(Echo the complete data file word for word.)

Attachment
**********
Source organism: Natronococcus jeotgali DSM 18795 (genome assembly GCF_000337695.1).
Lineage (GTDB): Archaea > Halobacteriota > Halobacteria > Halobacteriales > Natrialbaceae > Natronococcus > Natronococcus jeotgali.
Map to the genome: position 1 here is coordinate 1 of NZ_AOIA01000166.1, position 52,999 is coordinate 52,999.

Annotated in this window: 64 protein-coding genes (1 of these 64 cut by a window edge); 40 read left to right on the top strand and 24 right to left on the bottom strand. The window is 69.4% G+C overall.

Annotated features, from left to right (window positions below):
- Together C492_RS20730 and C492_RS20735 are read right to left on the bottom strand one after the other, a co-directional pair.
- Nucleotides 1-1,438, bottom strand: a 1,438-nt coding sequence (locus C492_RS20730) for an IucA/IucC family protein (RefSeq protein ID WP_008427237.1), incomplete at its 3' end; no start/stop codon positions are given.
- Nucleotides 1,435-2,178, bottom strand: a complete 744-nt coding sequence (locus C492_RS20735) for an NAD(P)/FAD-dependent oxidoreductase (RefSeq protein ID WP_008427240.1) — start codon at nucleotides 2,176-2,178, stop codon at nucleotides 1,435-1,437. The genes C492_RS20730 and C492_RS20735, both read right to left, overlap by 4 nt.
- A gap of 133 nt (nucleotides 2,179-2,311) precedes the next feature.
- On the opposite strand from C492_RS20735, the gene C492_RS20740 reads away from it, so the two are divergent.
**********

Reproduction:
Source organism: Natronococcus jeotgali DSM 18795 (genome assembly GCF_000337695.1).
Lineage (GTDB): Archaea > Halobacteriota > Halobacteria > Halobacteriales > Natrialbaceae > Natronococcus > Natronococcus jeotgali.
Map to the genome: position 1 here is coordinate 1 of NZ_AOIA01000166.1, position 52,999 is coordinate 52,999.

Annotated in this window: 64 protein-coding genes (1 of these 64 cut by a window edge); 40 read left to right on the top strand and 24 right to left on the bottom strand. The window is 69.4% G+C overall.

Annotated features, from left to right (window positions below):
- Together C492_RS20730 and C492_RS20735 are read right to left on the bottom strand one after the other, a co-directional pair.
- Nucleotides 1-1,438, bottom strand: a 1,438-nt coding sequence (locus C492_RS20730) for an IucA/IucC family protein (RefSeq protein ID WP_008427237.1), incomplete at its 3' end; no start/stop codon positions are given.
- Nucleotides 1,435-2,178, bottom strand: a complete 744-nt coding sequence (locus C492_RS20735) for an NAD(P)/FAD-dependent oxidoreductase (RefSeq protein ID WP_008427240.1) — start codon at nucleotides 2,176-2,178, stop codon at nucleotides 1,435-1,437. The genes C492_RS20730 and C492_RS20735, both read right to left, overlap by 4 nt.
- A gap of 133 nt (nucleotides 2,179-2,311) precedes the next feature.
- On the opposite strand from C492_RS20735, the gene C492_RS20740 reads away from it, so the two are divergent.